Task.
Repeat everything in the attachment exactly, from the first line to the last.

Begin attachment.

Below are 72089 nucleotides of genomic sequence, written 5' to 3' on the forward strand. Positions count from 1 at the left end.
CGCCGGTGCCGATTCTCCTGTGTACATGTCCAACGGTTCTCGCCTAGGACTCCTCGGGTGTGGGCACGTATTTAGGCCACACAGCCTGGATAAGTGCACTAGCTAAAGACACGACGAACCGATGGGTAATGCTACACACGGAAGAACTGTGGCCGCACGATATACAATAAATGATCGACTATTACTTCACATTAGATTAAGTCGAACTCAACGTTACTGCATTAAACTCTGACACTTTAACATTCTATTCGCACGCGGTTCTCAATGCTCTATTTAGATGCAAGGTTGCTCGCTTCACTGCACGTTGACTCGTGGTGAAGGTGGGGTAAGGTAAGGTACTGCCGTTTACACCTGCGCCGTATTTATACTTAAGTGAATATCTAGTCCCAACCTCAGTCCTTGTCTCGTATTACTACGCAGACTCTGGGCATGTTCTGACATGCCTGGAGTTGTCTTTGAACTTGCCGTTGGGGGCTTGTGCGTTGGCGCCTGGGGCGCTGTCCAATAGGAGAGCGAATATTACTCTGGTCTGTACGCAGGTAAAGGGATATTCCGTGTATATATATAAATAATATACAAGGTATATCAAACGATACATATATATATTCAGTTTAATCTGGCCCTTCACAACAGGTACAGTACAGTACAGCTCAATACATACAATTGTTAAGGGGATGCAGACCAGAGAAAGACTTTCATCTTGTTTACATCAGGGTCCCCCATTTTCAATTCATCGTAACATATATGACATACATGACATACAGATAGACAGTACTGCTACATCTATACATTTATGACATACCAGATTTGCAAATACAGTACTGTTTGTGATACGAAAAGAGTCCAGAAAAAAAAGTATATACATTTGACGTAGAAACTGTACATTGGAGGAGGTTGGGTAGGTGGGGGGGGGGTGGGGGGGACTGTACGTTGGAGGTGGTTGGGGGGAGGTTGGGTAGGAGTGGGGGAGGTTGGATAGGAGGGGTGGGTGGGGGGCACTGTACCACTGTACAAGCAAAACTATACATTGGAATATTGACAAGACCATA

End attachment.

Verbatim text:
Below are 72089 nucleotides of genomic sequence, written 5' to 3' on the forward strand. Positions count from 1 at the left end.
CGCCGGTGCCGATTCTCCTGTGTACATGTCCAACGGTTCTCGCCTAGGACTCCTCGGGTGTGGGCACGTATTTAGGCCACACAGCCTGGATAAGTGCACTAGCTAAAGACACGACGAACCGATGGGTAATGCTACACACGGAAGAACTGTGGCCGCACGATATACAATAAATGATCGACTATTACTTCACATTAGATTAAGTCGAACTCAACGTTACTGCATTAAACTCTGACACTTTAACATTCTATTCGCACGCGGTTCTCAATGCTCTATTTAGATGCAAGGTTGCTCGCTTCACTGCACGTTGACTCGTGGTGAAGGTGGGGTAAGGTAAGGTACTGCCGTTTACACCTGCGCCGTATTTATACTTAAGTGAATATCTAGTCCCAACCTCAGTCCTTGTCTCGTATTACTACGCAGACTCTGGGCATGTTCTGACATGCCTGGAGTTGTCTTTGAACTTGCCGTTGGGGGCTTGTGCGTTGGCGCCTGGGGCGCTGTCCAATAGGAGAGCGAATATTACTCTGGTCTGTACGCAGGTAAAGGGATATTCCGTGTATATATATAAATAATATACAAGGTATATCAAACGATACATATATATATTCAGTTTAATCTGGCCCTTCACAACAGGTACAGTACAGTACAGCTCAATACATACAATTGTTAAGGGGATGCAGACCAGAGAAAGACTTTCATCTTGTTTACATCAGGGTCCCCCATTTTCAATTCATCGTAACATATATGACATACATGACATACAGATAGACAGTACTGCTACATCTATACATTTATGACATACCAGATTTGCAAATACAGTACTGTTTGTGATACGAAAAGAGTCCAGAAAAAAAAGTATATACATTTGACGTAGAAACTGTACATTGGAGGAGGTTGGGTAGGTGGGGGGGGGGTGGGGGGGACTGTACGTTGGAGGTGGTTGGGGGGAGGTTGGGTAGGAGTGGGGGAGGTTGGATAGGAGGGGTGGGTGGGGGGCACTGTACCACTGTACAAGCAAAACTATACATTGGAATATTGACAAGACCATA